### Math Lessons--Egyptian Math--Pyramids

Today I am going to share some math with you. If you have read the About Me section, you know I am a former high school math teacher. With so many kids going back to school now, I thought I would introduce a few math picture books and fun math lessons each week. Since this month's theme for Around the World with 12 Dishes is Egypt I thought I would share two books involving Egypt and math first. Plus I always like to include a little history with math lessons. I did this as a teacher as well. I loved sharing stories from Theoni Pappas' Mathematical Scandals with my classes.
 Source: Phillip Martin

Some other interesting facts are that Egyptians developed a 365-day calendar--12 months of 30 days with 5 extra days, the decimal system, concept of zero, wrote in fractions, and the start of algebra. For information on the calendar click here, decimal system here, zero here,  fractions here, and algebra here.

Now the first book I am going to share with you is Count Your Way through Egypt by Jim Haskins and Kathleen Benson. This is a simple counting picture book. It introduces the numbers in both English and Arabic. It begins with a short introduction about Egypt and its language. Then it begins to count from one to ten and for each number they show something Egyptian. One canal, two parts (cut by the Nile) and each number has an explanation to go with what it is counting.
This book is very appropriate for young children who are learning their numbers. It also could work with older children with the many hieroglyph number problems you can find on-line. Discovering Egypt has some divided by ages. University of Chicago also provides some. Deciphering hieroglyphs is equivalent to decoding a message which is taught in algebra.

The next book is Mummy Math An Adventure in Geometry by Cindy Neuschwander.This book is about two children who go to Egypt with their scientist parents to help an archeologist find the burial chamber/pharaoh in the tomb he has discovered. The kids and their dog are the first to climb into the tomb and the door closes behind them. Since the kids are stuck inside without any adults, they decide to go see if they can find the burial chamber. The sister had learned to read hieroglyphics before they left home. The clues to finding the pharaoh involve faces. At first they assume the clues mean people's faces, but then they realize they mean the faces of the solids which are pictured all over the place. They manage to find the burial chamber and an exit by following all the clues and knowing their geometry solids.

Needless to say this story lends itself to lessons on the solids like a pyramid, prism, cone, sphere. It also uses words like tetrahedron and cube. Here is a worksheet with the definitions of these words. The faces of a solid are the polygons, the edges are where two faces intersect and the vertices are the points where the edges intersect.

Some Worksheets Found On-Line:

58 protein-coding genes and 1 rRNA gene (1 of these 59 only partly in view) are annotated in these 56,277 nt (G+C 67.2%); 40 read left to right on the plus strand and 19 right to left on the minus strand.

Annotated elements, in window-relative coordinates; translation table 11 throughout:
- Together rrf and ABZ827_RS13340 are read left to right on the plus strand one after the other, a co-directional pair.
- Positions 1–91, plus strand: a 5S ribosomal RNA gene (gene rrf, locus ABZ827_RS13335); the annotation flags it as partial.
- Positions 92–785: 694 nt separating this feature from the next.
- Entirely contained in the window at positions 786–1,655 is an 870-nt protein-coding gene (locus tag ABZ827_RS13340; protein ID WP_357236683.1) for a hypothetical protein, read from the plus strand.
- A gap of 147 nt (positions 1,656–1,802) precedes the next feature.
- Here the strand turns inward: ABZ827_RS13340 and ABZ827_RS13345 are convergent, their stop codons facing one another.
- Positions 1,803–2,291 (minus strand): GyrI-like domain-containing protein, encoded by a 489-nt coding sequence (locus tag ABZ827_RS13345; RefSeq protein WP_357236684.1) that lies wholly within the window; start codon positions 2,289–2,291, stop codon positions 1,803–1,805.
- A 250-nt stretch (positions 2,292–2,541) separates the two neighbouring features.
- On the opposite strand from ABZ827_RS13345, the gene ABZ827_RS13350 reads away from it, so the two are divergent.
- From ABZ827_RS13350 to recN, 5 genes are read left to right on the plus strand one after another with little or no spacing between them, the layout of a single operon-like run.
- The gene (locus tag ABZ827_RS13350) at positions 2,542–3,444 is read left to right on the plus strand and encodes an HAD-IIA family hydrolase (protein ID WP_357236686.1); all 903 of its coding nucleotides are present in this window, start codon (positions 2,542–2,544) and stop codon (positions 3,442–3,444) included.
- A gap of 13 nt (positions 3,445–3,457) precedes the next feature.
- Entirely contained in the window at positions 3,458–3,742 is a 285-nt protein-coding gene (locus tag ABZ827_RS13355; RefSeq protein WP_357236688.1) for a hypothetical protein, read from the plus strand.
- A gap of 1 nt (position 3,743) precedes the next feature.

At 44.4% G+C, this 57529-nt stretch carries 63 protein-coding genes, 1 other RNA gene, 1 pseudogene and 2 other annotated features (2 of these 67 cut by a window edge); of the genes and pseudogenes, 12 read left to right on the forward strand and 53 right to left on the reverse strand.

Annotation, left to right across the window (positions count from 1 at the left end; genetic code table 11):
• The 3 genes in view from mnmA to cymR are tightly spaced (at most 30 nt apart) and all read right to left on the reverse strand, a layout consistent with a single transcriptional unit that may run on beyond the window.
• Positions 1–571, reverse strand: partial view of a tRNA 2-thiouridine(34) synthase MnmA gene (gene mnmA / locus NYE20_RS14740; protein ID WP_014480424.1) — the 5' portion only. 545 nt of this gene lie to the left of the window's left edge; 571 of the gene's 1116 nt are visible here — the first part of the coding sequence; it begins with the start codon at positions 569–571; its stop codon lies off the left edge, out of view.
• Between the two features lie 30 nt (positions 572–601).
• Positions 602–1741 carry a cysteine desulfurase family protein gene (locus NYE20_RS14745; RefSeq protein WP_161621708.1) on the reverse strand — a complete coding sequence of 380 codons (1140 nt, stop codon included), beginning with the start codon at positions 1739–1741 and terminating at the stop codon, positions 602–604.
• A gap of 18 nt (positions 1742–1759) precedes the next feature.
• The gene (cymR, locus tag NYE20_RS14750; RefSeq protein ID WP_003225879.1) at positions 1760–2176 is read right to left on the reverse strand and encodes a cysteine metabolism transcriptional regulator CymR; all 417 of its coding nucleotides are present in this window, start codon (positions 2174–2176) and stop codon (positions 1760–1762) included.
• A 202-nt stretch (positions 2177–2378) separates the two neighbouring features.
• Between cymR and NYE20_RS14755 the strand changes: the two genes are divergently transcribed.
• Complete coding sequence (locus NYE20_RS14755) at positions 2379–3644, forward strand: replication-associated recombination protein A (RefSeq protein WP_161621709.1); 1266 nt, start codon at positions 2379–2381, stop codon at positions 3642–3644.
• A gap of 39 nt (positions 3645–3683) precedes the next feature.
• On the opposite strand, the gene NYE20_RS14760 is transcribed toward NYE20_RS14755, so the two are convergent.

Source: Phillip Martin

Since we are focusing on Egypt, we made some pyramids. We made some out of paper. Since Hazel is only four, we used pre-made nets that I found at Activity Village.
I printed two out on cardstock and then let Hazel decorate one. I colored one brown to look like the stone in Egypt.

Then we glued them together. So I would not have to hold them while the glue dried I put rubber bands around them. This worked pretty well.

For older children, you could have them make the net or for a real challenge have them construct it with a compass and a straightedge (no measuring allowed). For more information on constructions visit Math Open Reference.

Of course you could also calculate the surface area and the volume of all the solids. Math.com has the formulas easily available. You can find some worksheets here.

We also made a pyramid out of a Legos. This was a fun activity to do together with Hazel. For someone slightly older they could do it by themselves.

These three books also have other ideas for making pyramids. Some out of clay, sand clay (with recipe), instructions on drawing the net of it, etc.  We are hoping to make one out of sand clay, but have not had the time yet to make the clay. Maybe you will see that in one of our Egypt posts coming later this month.

For now, I hope you have enjoyed our little math lesson and exploration of Egypt.

1. The pyramids are a great way to introduce that geometric shape, aren't they? Thanks for sharing these ideas!

2. Pinning this to my ancient history board.

3. This is an awesome post with so many good resources. We are thinking of doing something with pyramids too for our Egypt study. I am also pinning it for the future...

4. I love this! My son loves Ancient Egypt and math!

5. I love anything from Egypt, and my son would love anything with blocks! He'd go crazy for the lego blocks pyramid. :) Thank you for linking up at Creative Kids Culture Blog Hop #7.

6. I love using ancient Egypt as a way to learn math! Great activities, thanks for sharing at the Culture Swapper!

7. You've been featured on this month's Creative Kids Culture Blog Hop! Can't wait to see what you link up this month! http://alldonemonkey.com/2013/09/14/creative-kids-culture-blog-hop-8/